After 30 years, each additional decade brings you a 10-20% chance of seeing your hair gray. It is a proven fact that almost everyone sooner or later sees their hair turning gray. Hair color comes from the pigment melanin. Each hair can contain dark melanin (eumelanin) and light melanin (pheomelanin), which combine to form many shades of color for human hair.
When we are young, special pigmented stem cells, melanocytes, inject pigments into cells that contain keratin. This is keratin, a protein, that makes up the hair and gives it its colour. As you age, melanin becomes scarcer, which is why hair turns gray and then white (which means no melanin at all).
The gene responsible for graying
The cause of low melanin and gray hair has long been a mystery. An international team of researchers has discovered the first gene responsible for gray hair.
The study involved genome-wide association analysis in more than 6000 Latin Americans, to search for genes responsible for various characteristics of hair and facial hair, including graying of hair and hair, baldness, beard thickness, single eyebrows, eyebrow thickness, etc.
The gene first identified as responsible for blonde hair in Europeans was also found to be responsible for gray hair and was responsible for about 30% of the study participants’ white hair. The remaining 70% is definitely due to factors like age, environment, stress, etc.
For some people, the process is quick, while for others, it takes place slowly, over decades. It is known, for example, that white people start turning gray around age 35, while Asians generally start turning gray in their late 30s. Generally, African Americans do not turn gray until they are 45 years old.
Otherwise, why does our hair turn gray?
Here are some other factors that cause hair to turn gray:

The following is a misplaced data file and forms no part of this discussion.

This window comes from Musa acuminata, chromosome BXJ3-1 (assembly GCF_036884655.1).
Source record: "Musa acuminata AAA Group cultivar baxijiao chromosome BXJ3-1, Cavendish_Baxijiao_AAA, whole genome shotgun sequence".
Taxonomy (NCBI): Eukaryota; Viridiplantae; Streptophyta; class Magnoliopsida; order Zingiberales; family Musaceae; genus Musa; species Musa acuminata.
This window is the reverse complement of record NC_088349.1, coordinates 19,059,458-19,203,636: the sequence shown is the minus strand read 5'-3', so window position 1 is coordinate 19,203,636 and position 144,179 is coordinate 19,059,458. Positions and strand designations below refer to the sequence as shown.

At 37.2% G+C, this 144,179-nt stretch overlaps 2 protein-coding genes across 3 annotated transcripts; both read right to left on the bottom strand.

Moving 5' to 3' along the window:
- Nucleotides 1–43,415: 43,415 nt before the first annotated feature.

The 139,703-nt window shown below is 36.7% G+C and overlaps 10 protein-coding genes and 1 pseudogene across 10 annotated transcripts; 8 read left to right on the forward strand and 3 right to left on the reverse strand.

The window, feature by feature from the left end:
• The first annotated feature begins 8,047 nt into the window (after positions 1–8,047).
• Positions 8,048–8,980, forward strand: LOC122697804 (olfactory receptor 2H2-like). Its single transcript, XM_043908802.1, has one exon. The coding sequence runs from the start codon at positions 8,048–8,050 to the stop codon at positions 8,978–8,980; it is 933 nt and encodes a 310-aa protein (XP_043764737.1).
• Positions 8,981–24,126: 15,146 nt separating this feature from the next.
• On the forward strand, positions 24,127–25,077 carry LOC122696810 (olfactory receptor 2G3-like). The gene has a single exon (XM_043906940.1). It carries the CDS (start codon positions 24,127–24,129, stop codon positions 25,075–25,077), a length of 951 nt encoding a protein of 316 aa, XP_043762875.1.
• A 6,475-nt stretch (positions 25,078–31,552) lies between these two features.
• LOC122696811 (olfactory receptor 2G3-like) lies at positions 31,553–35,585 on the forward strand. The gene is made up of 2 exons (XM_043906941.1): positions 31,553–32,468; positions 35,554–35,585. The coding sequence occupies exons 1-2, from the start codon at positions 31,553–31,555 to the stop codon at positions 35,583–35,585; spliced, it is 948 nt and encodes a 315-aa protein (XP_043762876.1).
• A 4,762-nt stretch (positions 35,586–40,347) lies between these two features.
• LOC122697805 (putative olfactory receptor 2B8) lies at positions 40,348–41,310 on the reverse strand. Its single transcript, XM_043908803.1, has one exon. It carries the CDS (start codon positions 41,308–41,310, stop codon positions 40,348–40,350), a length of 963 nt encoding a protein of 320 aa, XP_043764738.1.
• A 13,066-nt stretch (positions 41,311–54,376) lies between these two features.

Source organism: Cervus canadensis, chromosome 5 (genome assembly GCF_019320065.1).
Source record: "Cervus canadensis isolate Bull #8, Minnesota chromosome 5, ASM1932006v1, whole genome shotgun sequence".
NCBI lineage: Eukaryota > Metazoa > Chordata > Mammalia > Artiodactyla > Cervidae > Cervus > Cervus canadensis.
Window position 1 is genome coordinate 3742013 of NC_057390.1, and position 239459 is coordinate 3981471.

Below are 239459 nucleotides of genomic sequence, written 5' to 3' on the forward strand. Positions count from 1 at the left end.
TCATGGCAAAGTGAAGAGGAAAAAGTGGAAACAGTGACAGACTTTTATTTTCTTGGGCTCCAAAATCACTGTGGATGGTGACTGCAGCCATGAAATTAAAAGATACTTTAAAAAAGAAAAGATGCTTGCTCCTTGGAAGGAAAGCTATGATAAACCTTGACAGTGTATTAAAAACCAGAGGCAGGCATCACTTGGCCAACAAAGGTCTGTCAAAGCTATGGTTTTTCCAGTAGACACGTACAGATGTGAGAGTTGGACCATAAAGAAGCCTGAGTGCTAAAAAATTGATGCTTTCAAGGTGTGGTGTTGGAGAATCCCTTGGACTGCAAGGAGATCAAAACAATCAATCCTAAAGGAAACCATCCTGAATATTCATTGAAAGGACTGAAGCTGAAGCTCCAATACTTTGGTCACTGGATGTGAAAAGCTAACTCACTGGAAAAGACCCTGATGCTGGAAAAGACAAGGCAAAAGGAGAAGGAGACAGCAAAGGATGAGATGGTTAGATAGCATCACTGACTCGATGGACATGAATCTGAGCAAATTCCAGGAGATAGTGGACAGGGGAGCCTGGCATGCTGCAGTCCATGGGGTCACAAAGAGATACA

Hydrogen peroxide: Hydrogen peroxide is a well-known hair bleaching product, but few people know that hair cells also produce it. As you age, the amount that is produced increases, and researchers believe this eventually causes hair pigments to discolor, turning hair gray and then white.
Smoking: There is a significant relationship between smoking and graying of hair. Smoking is also responsible for premature graying of hair, causing the first gray hair to appear before the age of 30.
Oxidative stress: Oxidative stress can be defined as a condition in which free radicals (from pollution, poor diet, stress, etc.) outnumber antioxidants (obtained through a healthy diet). Hair that turns gray can be the result of oxidative stress. Research has also shown that people with early gray hair have higher levels of oxidants and lower levels of antioxidants than those without.
Vitamin B12 deficiency: This is also a factor in premature graying of hair, and there has been at least one reported case of re-pigmentation of hair after this deficiency was corrected.
Is premature graying of hair a sign of health problems?
The cause of premature graying is largely genetic. If some members of your family have early gray hair, you probably do.
Obesity is also associated with premature graying, and it is suspected that it may be a telltale sign of other health problems. For example, premature graying of hair may be an important risk sign for osteoporosis, a bone disorder. According to a study published in the Journal of Metabolism and Clinical Endocrinology, people with premature graying but no other identifiable risk factors were 4.4 times more likely to develop osteoporosis than non-graying people.
Links have also been made between premature graying and thyroid disorders, anemia and vitiligo, and even with an increased risk of coronary artery disease in young smokers. Clinicians can consider premature graying of hair as a first clue to identify a patient at risk for early MAC, especially in smokers.
Does stress promote gray hair?
It is generally believed that stress causes gray hair (many parents of teens or former presidents can attest to this, whose hair often turns gray while in office). A study published in the journal Nature conducted by Nobel Prize winner Dr. Robert Lefkowitz. This study demonstrated that chronic stress and repeated activation of the stress response cause DNA damage that not only promotes aging, cancer, and neuropsychiatric conditions, but also affects the genes that control hair pigmentation.
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